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Tuesday, 23 December 2014

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Big retailers want to cash in on Carlisle

Major retailers are interested in cashing in on Carlisle’s shopping scene – if they can find the right place to do it.

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Plans: The draft City Centre Development Framework gives options for change within Carlisle city centre over the next 15 years

Key economic players say big names are keeping close tabs on potential emerging opportunities in the city centre.

That interest is a major factor in a landmark proposal that could see Rickergate transformed into a retail and leisure hub – possibly bulldozing the towering Civic Centre in the process.

Plans have been drawn up after an independent analysis forecast that Carlisle will need 200,000sq ft of non-food shopping space between now and 2030.

The figure – which represents an area about half the size of The Lanes shopping centre – is based on economic trends and population growth, along with existing interest.

Carlisle City Council chief executive Jason Gooding says the authority is being approached by “all sorts of developers with all sorts of ideas”.

He told The Cumberland News: “We’ve been approached by developers on behalf of major retailers who want to come to the city but need the right kind of space for the type of development they want to put in place.

“It’s not just about capacity. It’s about having the type of space that’s needed.”

Proposals for Rickergate have been drawn up aspart of the next Carlisle Local Plan, a blueprint of what might be built and where,the latest phase of consultation on which started this week.

One option includes demolishing the rotunda section of the Civic Centre, where the city council’s chamber sits, with a three-storey 89,000sq ft anchor store for the new development, along with three retail units and a 370-space multi-storey car park, where the public car park is currently.

The second option would see the 11-storey main tower section of the Civic Centre go as well, creating the department store but with five other units and a 450-space car park on that side of the street.

This option would give the full 200,000sq ft of spaceneeded. The first would fall just short of that figure.

Proposals show there could be up to 10 new shop units on the opposite side of the street, including where the magistrates’ court now stands and potentially three restaurants, including the Adriano’s site.

Thirty-one flats could also be built in Corporation Road, backing on to the courts and old fire station site.

Mr Gooding says the proposals drawn up are for what’s necessary on the back of a retail study and consultation. This looked at which area would be best suited to a new development that would protect the city centre from the threat of out-of-town development.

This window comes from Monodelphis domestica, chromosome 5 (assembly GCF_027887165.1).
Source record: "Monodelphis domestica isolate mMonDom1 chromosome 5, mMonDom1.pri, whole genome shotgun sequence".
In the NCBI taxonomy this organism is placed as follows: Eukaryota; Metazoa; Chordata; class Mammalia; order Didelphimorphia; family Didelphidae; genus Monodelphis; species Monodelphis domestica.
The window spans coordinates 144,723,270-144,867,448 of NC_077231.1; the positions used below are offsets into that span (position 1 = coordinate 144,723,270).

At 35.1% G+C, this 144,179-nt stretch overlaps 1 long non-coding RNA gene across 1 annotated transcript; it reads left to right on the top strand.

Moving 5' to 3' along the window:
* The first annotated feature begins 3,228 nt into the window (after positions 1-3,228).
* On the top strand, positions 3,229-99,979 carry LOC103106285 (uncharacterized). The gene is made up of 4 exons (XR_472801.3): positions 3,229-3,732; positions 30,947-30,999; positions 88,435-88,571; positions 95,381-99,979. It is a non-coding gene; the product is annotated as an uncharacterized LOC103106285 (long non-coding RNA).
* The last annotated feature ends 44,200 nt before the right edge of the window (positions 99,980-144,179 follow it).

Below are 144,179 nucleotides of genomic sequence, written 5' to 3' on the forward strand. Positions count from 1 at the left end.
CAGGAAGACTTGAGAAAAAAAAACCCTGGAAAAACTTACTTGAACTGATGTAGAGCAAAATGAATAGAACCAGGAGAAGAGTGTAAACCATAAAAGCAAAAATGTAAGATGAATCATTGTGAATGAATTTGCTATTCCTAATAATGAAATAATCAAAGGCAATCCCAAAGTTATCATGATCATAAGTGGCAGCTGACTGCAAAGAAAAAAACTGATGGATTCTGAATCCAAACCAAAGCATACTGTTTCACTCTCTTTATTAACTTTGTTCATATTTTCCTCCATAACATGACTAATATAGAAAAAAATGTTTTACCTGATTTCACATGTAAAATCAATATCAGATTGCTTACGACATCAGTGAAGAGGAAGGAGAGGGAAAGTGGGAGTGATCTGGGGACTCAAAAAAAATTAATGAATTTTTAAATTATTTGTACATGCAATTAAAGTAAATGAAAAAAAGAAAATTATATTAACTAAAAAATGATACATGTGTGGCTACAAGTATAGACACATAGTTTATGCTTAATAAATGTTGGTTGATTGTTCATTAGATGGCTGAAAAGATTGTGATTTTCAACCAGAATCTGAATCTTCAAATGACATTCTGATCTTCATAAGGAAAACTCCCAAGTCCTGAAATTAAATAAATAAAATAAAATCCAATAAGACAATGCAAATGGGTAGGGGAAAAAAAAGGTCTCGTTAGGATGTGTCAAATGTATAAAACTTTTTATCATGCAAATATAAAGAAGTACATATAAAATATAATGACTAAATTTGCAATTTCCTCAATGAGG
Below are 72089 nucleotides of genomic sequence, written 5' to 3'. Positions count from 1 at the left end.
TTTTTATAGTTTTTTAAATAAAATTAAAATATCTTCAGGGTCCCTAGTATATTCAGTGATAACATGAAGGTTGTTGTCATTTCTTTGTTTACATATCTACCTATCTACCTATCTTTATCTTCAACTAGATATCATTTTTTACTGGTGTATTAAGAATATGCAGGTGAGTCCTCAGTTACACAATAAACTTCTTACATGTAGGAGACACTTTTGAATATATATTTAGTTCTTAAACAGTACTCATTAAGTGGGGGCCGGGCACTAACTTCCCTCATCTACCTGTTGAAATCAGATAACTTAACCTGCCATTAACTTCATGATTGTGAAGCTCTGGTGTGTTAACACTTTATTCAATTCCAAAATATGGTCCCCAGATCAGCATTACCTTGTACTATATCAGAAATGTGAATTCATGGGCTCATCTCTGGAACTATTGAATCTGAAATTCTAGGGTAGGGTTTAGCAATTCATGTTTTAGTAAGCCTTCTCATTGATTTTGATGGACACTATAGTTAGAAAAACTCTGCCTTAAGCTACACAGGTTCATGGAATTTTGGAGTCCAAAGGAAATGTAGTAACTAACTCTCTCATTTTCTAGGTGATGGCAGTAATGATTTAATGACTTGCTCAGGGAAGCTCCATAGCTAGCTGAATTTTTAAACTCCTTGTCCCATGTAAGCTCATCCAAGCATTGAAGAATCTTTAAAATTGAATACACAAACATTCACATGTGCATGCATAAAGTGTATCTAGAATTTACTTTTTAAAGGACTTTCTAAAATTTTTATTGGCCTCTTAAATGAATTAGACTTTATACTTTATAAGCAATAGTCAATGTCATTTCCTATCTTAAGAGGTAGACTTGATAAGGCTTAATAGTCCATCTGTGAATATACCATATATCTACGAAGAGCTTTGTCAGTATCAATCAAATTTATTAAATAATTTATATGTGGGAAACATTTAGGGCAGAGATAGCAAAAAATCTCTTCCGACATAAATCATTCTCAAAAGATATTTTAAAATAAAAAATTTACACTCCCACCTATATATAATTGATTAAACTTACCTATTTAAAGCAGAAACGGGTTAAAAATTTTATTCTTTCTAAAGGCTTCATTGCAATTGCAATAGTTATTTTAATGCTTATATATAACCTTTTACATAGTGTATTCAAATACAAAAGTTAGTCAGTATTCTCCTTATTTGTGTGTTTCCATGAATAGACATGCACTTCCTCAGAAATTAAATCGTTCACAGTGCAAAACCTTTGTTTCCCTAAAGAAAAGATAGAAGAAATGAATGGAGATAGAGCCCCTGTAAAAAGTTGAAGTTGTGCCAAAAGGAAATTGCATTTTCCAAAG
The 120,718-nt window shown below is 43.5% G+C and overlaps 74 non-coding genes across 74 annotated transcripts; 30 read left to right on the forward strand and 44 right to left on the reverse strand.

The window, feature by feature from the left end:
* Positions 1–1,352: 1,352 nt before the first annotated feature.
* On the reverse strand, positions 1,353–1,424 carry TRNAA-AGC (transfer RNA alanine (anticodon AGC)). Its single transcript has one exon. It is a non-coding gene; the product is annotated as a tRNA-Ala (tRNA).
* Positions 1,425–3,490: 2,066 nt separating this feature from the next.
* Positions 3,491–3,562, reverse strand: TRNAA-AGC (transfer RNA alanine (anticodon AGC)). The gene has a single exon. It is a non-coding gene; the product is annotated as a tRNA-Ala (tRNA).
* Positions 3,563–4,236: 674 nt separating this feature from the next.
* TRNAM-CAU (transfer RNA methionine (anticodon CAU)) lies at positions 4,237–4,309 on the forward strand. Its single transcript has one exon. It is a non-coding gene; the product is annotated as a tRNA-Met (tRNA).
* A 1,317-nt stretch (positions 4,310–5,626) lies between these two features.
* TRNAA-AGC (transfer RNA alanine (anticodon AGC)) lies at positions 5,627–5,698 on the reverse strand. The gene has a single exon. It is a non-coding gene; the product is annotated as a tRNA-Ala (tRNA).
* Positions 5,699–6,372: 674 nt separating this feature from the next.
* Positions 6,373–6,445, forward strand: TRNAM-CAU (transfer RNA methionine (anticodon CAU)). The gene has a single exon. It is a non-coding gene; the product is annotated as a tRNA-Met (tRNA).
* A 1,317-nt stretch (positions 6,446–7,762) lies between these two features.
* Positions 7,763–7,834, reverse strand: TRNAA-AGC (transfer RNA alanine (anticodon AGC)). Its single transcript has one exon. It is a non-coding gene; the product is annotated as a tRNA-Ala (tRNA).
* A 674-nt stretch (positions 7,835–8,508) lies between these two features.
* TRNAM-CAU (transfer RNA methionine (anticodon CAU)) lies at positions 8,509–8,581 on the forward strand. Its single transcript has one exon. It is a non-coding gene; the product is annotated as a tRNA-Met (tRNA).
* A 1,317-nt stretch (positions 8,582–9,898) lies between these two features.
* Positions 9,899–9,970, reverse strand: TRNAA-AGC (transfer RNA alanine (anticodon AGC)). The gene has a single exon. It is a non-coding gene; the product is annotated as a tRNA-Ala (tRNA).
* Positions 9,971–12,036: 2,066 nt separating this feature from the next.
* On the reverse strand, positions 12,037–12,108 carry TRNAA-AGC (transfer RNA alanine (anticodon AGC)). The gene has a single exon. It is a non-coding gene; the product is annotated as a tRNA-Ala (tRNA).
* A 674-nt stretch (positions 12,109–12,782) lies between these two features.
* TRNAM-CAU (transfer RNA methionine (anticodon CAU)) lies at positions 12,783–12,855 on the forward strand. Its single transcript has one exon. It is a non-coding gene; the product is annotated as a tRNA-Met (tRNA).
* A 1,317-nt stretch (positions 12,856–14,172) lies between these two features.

And he insists the demand for new shopping space is there, adding: “The retail capacity study is not something the city council has done because it wants to justify an interesting-looking development in this part of the city or knocking down the Civic Centre.

“The ideas are responding to the demand that’s been identified for another 200,000sq ft of future retail space,”

Mr Gooding, who has urged people to have their say on the proposals, added: “The feedback I’m getting from retailers in the city is that retail is performing well and there’s certainly demand for more but there’s pressure in terms of retailers wanting the right kind of space.”

Primark is known to be among the major shopping names who have looked at Carlisle, but say there’s not currently anywhere in the city that meets their needs.

Carlisle MP John Stevenson has also spoken to developers interested in setting up. “There are people potentially looking to come to Carlisle. The trend is positive,” he said. “We’re starting to see some of the national chains take an interest in Carlisle.

“Carlisle is going to come out of this recession stronger than it did the last.”

Proposals for Rickergate also include the demolition of eight houses and a hairdresser’s in Warwick Street. Some residents have already vowed to fight that element of the plan.

Members of residents’ group Save our Streets have also been critical, saying they weren’t consulted before the council released the development options last Friday.

But a council spokes-woman said: “We contacted a representative of the Save our Streets group prior to the consultation starting.

“This was to give them advance notice that a consultation exercise was due to start and to arrange a meeting with the group to discuss the proposals.”

Consultation on the city centre framework drawn up for the local plan continues until September 1.

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